PRESS IS IN THE EYEBALL BUSINESS
Financial networks and websites are in the eyeballs and click business; not that there is anything wrong with that. The uncertainty related to a possible trade war between the United States and China is good for attracting eyeballs and generating clicks. Therefore, some of what has been written needs to be taken with a "what business are they in" grain of salt.
A PRUDENT LOOK AT BOTH ENDS OF THE TRADE SPECTRUM
Are there reasons to be concerned? Yes
Are there reasons to believe the worst may be behind us? Yes
CASE A: WE ARE NEARING THE PEAK OF FEAR ON THIS TOPIC
A rational argument can be made that Trump's tariffs are nothing more than a negotiating tactic to increase leverage when discussions begin with China. China's response to Trump's moves have basically the same "we will not be pushed around at the negotiating table " objective.
A protracted trade war is not in either side's best interest. Tariffs, even the threat of tariffs, create numerous squeaky corporate wheels for Trump in the United States and for Xi Jinping in China. Nobody wants to deal with squeaky wheels for a protracted period; it can be very draining.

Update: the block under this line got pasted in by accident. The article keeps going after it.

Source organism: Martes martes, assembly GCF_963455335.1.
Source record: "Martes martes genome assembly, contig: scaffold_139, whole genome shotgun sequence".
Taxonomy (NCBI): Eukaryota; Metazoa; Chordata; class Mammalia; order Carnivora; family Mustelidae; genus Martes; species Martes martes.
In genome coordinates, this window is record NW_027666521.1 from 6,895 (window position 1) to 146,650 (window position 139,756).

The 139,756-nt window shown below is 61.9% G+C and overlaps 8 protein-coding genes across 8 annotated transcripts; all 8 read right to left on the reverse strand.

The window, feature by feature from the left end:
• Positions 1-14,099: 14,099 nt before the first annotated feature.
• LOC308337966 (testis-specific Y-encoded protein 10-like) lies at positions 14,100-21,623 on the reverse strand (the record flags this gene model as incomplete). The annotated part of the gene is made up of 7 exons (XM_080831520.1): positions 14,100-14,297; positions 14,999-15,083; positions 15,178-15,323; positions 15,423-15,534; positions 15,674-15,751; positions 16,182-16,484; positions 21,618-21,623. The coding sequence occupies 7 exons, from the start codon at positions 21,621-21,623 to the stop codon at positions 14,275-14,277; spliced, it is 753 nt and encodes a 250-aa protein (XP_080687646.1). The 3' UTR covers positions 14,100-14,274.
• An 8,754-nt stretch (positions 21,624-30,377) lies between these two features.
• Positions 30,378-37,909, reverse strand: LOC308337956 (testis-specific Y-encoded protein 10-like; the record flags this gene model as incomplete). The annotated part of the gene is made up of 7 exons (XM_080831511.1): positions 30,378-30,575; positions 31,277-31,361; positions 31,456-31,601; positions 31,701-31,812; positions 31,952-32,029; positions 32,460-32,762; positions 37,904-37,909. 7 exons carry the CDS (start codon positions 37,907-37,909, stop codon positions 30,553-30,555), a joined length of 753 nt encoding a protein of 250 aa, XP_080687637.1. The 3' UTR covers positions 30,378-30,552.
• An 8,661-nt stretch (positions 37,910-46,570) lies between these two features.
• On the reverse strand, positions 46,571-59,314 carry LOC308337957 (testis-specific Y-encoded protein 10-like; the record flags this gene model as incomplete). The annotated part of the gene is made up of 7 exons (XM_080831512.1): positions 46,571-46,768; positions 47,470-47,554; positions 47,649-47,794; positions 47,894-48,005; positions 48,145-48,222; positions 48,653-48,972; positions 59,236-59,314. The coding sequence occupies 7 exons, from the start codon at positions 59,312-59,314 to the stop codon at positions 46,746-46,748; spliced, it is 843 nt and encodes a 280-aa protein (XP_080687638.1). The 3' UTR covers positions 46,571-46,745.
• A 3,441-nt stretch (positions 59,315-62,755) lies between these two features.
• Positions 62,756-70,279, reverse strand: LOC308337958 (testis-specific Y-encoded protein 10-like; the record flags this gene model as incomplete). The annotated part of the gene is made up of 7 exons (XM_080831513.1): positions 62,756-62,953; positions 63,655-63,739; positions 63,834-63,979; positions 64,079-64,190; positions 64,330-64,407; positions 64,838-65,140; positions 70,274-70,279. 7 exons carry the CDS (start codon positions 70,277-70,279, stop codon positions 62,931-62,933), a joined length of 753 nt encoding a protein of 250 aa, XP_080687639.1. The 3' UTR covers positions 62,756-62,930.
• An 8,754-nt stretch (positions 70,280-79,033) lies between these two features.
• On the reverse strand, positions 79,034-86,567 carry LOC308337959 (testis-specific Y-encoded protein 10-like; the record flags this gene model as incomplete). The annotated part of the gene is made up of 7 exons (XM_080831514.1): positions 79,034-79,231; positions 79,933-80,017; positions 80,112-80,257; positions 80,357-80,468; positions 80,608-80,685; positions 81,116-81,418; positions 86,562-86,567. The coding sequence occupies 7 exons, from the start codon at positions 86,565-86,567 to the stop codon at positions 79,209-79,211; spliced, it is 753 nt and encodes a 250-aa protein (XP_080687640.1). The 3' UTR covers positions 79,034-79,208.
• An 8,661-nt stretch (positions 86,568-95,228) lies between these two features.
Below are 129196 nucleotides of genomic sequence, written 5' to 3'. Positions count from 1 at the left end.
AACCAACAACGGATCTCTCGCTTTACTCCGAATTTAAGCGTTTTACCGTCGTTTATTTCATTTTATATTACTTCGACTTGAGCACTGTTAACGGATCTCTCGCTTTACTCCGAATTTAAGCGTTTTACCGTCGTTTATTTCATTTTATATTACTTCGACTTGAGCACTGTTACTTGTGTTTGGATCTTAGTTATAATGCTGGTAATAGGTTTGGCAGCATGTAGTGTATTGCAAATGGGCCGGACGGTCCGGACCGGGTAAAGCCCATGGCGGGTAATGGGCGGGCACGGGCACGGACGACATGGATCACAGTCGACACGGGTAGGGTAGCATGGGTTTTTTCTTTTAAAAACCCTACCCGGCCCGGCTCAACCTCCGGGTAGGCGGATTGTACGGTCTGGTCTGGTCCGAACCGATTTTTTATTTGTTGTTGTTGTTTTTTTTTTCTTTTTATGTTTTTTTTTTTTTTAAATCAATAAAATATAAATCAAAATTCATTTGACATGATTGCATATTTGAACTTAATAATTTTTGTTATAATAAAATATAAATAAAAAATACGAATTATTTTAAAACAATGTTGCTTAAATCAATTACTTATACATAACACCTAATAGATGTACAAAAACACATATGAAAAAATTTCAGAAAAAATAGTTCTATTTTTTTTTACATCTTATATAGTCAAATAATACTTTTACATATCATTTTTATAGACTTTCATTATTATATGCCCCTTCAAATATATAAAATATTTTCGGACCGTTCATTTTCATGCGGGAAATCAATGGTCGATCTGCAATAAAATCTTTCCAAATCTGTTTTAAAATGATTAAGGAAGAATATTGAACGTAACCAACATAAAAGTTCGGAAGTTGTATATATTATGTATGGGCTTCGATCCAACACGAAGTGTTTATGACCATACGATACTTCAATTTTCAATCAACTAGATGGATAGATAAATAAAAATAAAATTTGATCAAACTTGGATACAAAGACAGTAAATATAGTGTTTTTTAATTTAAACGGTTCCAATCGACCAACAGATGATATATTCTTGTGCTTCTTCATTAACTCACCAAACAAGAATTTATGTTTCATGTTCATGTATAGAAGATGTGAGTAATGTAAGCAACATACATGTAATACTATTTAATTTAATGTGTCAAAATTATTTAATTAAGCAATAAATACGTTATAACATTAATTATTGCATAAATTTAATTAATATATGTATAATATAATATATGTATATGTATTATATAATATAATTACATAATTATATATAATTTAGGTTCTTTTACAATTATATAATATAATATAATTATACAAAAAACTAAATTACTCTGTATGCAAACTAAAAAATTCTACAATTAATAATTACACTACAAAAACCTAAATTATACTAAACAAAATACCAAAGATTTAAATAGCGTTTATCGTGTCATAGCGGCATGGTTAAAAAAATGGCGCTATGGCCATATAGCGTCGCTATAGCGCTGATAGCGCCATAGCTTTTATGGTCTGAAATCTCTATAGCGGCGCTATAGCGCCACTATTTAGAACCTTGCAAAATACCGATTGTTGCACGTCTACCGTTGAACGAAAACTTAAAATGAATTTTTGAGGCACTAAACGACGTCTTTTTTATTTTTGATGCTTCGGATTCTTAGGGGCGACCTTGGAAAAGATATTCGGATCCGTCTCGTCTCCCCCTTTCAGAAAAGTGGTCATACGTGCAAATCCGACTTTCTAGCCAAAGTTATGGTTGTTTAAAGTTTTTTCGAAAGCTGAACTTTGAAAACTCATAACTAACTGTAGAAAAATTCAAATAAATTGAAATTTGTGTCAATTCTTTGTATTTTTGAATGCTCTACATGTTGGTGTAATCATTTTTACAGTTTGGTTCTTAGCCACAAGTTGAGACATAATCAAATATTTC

Trump is most likely looking for some way to declare victory or show some progress on the China trade topic before midterm ballots are cast. He has some specific objectives, including steel, aluminum, market access, and intellectual property; hence the need for proposing to enact several tariffs. China has simply responded in kind to maintain a powerful posture. Trump does not want this topic in the problem hopper when midterms arrive; China does not want to be perceived globally as anti-free trade.
Trump was fairly silent on this topic for a few days that were marked by wild swings in the financial markets. His April 4 tweet may mark the end of that silence and signify he wants to tone down the rhetoric and move closer to the negotiation/resolution phase. If that is the case, which is still to be determined, it is possible today marked peak news-cycle-fear on the trade war topic.
CASE B: EGOS COME INTO PLAY
We would like to think the leaders of the United States and China can exercise the proper self control going forward, allowing for an eventual shift away from a ping-pong game of tariff announcements and toward the negotiation/resolution phase.
Unfortunately, when power, egos, and politics are involved, anything can happen, including an escalation from a trade battle to a full-blown trade war. Therefore, while it is prudent to run through a few "what if" scenarios, we must remain flexible, disciplined, and open to all outcomes from an investment management perspective, which is exactly what we will do.